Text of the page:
Ken Adams

In Contracts, Everything Looks Like a Need for Expertise

“Confirmation bias” is a term for the tendency to interpret new evidence as confirming your existing beliefs or theories. The notion is expressed in the old saw that if all you have is a hammer, everything looks like a nail. My hammer is that it’s important to get right what you say in a contract and how you say it, … Read More

“Masterclass” Isn’t for Everyone

Last year the head of a government department that handles procurement had a dozen people on his team take my online course Drafting Clearer Contracts: Masterclass. Yesterday I asked him how it had gone. Here’s the most relevant part of what he had to say: “What I heard from most attendees is that they didn’t find your course useful in … Read More

Flipping the Table

On social media, it’s easy enough to find people discussing basic examples of suboptimal contract usages, such as exuberant use of all capitals. Such venting gets plenty of engagement, but generally I don’t join in. I’m reconciled to saying the same thing over and over again. For example, a search for efforts on my blog pulls up over 200 posts. … Read More

Gatekeepers, Scriveners, Enthusiasts, Influencers, Cheerleaders, and Clearinghouses: A Short History of Recent Legal Commentary

Legal commentary has gone through changes in the past twenty years that are comparable to what has happened to all commentary, in this country and throughout the world. Here are my impressions. Gatekeepers and Scriveners Twenty years ago, if I wanted to publish an article, I had a handful of possible outlets owned by various media companies and bar associations. … Read More

Where My Article on the Ambiguous “Material” Is Headed

I’ve occasionally mentioned on social media that I was working on an article about how the word material is ambiguous. Well, I finished it. The title is The Word Material Is Ambiguous in Contracts, Why That’s a Problem, and How to Fix It. It will be published next year in Scribes Journal of Legal Writing, but I’ll put a “forthcoming” … Read More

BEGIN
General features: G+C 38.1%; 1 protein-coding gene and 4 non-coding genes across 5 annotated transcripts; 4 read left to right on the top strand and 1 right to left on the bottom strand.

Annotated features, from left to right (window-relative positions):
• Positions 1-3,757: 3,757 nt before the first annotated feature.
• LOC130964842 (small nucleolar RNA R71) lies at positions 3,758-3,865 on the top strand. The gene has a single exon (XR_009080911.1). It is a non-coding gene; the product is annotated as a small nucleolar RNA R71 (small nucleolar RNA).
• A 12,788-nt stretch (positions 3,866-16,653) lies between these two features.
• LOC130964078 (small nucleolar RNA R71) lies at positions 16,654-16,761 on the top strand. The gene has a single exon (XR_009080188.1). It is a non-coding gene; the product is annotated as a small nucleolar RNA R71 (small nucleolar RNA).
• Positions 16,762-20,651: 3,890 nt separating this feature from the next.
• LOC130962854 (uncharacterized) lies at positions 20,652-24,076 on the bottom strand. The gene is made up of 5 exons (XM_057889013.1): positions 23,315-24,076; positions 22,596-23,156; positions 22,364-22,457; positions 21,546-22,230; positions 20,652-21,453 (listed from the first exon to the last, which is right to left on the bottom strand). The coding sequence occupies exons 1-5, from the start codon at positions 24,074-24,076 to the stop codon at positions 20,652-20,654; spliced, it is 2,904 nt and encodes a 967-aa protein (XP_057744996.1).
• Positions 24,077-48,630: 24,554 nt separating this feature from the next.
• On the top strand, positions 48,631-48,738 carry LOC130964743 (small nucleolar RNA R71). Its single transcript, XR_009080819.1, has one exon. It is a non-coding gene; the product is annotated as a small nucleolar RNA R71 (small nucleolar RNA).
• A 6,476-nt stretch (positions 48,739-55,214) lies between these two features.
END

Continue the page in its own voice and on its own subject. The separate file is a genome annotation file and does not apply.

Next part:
“End of Agreement”?

The drafting gods are toying with me! I sent the publisher the final manuscript of the fifth edition of A Manual of Style for Contract Drafting. The next day, I saw something I haven’t seen before that deserves to appear in MSCD5: the phrase End of Agreement. After I saw it in one contract, I of course went on EDGAR, … Read More

Is Clarifying the Scope of a Definition Worth It?

Last week I tweeted this image: In the tweet, I said this: There’s a disconnect in meaning between the definition (green) and the defined term (red). The way to fix it is by “clarifying the scope” of the definition: adding a phrase-plus-comma at the beginning of the defined-term parenthetical. Any suggestions? In a reply, I offered this fix, while acknowledging … Read More

MSCD5: Hunting Down Internal Inconsistency

There’s me, and there’s my writings. If you want to know what I think about something, you might want to start by consulting my writings, rather than asking me. I’ve been writing about this stuff for more than 20 years, and a lot of it is complicated, so I can only keep some of it in my mind at any … Read More

How Do You Learn How to Review a Contract?

Learning how to review a contract is the same as learning how to draft a contract: you have to know what to say and how to say it clearly and concisely. Of course, when you’re drafting, you’re in control, and you have a copy-and-paste starting point that you got from somewhere, so you can appear that you know what you’re … Read More